I think the proposal here should be to add to the language the expression &T(v), for any type T, for any value v assignable to T. This expression will allocate a new variable of type T, set it to v, and return its address.

@ianlancetaylor ianlancetaylor changed the title proposal: spec: add new(int, 5) and &int(5) to allocate and initialize int 5 proposal: spec: add &T(v) to allocate variable of type T, set to v, and return address Jan 3, 2018
@cznic
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@cznic cznic commented Mar 31, 2018

I'm against this proposal, but should it be accepted, I'd be inclined to just relax the restriction disallowing T in &T{...} to be a simple type like int, string etc. It also solves the untyped constant resulting type problem. &int32{42} or &int64{42} or even &myString{"foo"} are pretty clear about it.

@creker
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@creker creker commented Mar 31, 2018

@bcmills I see now why we need distinct syntax but these {} examples look too much like struct initialization in C. It's just confusing why it looks like taking the address of a struct literal when, in fact, it's not struct literal at all.

@cznic
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@cznic cznic commented Mar 31, 2018

It's just confusing why it looks like taking the address of a struct literal when, in fact, it's not struct literal at all.

From a certain point of view, it is. &int{42} can be seen as [a shortcut of] &(&struct{ i int }{42}).i, which works today: https://play.golang.org/p/dsaYvDmfGAH just fine. Analogically for other types, ofc.

@mwielbut
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@mwielbut mwielbut commented Dec 24, 2018

I did this enough to create a really simple (and maybe silly) package of helper functions:
https://godoc.org/github.com/mwielbut/pointy

@jaeyeom
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@jaeyeom jaeyeom commented Jun 25, 2019

I did this enough to create a really simple (and maybe silly) package of helper functions:
https://godoc.org/github.com/mwielbut/pointy

It's not silly at all. It's painful enough, so protobuf package does have those helper functions, too. I hope &v or &T(v) can be added to the spec (and possibly remove new keyword.)

https://godoc.org/github.com/golang/protobuf/proto

@icholy
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@icholy icholy commented Jun 25, 2019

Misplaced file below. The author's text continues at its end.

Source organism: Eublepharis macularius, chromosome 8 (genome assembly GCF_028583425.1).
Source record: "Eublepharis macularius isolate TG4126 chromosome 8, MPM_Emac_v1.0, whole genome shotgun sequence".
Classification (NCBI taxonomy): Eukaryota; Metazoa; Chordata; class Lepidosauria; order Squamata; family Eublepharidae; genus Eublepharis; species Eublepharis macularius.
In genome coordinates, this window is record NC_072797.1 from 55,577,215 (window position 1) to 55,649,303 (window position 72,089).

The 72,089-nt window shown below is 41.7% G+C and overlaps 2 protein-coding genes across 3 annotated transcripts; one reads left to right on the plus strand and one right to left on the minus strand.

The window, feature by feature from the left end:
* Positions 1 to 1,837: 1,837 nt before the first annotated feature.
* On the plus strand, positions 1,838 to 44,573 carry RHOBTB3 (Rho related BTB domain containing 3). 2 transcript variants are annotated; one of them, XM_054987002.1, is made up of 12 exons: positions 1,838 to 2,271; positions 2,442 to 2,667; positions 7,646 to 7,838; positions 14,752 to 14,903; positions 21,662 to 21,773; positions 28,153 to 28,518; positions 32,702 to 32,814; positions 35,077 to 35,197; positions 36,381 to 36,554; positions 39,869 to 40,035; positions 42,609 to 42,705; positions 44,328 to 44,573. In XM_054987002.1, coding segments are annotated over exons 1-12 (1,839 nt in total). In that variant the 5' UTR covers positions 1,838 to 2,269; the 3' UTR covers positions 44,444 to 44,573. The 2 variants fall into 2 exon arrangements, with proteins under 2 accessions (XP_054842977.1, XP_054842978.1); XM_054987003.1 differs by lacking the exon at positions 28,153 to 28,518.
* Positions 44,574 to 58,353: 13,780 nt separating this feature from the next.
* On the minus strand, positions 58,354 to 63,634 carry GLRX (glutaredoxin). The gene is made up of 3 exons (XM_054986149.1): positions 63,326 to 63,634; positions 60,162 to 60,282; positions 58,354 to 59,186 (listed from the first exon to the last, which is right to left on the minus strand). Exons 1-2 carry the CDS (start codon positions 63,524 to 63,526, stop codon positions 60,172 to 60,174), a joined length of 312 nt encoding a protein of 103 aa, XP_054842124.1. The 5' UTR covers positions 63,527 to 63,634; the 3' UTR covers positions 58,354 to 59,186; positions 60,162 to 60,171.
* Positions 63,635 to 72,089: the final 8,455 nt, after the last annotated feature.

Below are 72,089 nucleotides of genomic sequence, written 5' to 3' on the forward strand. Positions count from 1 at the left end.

I think that supports Ian's argument that the “address of copy” syntax needs to be visually distinct from “address of an arbitrary expression”.

@bcmills can you elaborate? I didn't think there was any "address of copy" syntax.

@bcmills
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@bcmills bcmills commented Jun 25, 2019

@icholy, the syntax

&(*x)

today evaluates to the same value as x (https://play.golang.org/p/4GS5_Z9B3HN).

It would be confusing for

&(*x+1)

to suddenly have a dramatically different aliasing behavior — changing from allocating a new value to aliasing an existing one — simply because the +1 is added or removed from the expression.

@preciselytom
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@preciselytom preciselytom commented Jan 24, 2020

This would make my life easier and my code cleaner. There are libraries that use *string, *uint64 etc extensively as "optional values" in structs and function arguments, and I always end up writing "helper functions" like this to be able to specify a literal:

func stringPtr(s string) *string {
    return &s
}
@beoran
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@beoran beoran commented Feb 21, 2020

I came here from #37302, and this really an annoyance in Go. Everyone is writing these small helper functions to transform a constant into a pointer, such as intPtr(v int) *int { return &v}, etc.

These functions get copied around everywhere, they are even in the Go standard library! Mostly they are used for used in testing: e.g.: src/encoding/asn1/asn1_test.go, src/encoding/json/decode_test.go, etc, and the definition is often redundant, and even named differently.

In stead of these functions, we could really use this &type() syntax to get rid of these little helper functions everywhere, even in the standard library.

@benhoyt
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@benhoyt benhoyt commented Feb 21, 2020

How do we move this proposal forward, either to decide for or against it? Specifically I'm referring to the &T(v) syntax -- I agree with @ianlancetaylor that new(T, v) is unnecessary. It seems to me that phrases like &int(42) are clear, unambiguous, and a lot of people would find this syntax useful to avoid an awkward multiline thing with a named temporary variable. This is evidenced by all the libraries (serialization libraries particularly) that have some form of IntPtr style functions in them.

As Ian summarized earlier:

I think the proposal here should be to add to the language the expression &T(v), for any type T, for any value v assignable to T. This expression will allocate a new variable of type T, set it to v, and return its address.

(Separately we could consider &function(...), e.g., &time.Now(), but that seems less generally useful and could be considered separately -- see also #22647.)

What's the best way to follow through with the &T(v) discussion, and come to agreement -- either to include this in a subsequent version of Go, or decide that it's not worth it? A formal proposal, with references to use cases / experience reports? A discussion on golang-dev?

@ianlancetaylor
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@ianlancetaylor ianlancetaylor commented Feb 22, 2020

I don't see any clear consensus in the discussion above. Although the emoji voting on &T(v) is good, there are quite a few comments suggesting other approachs.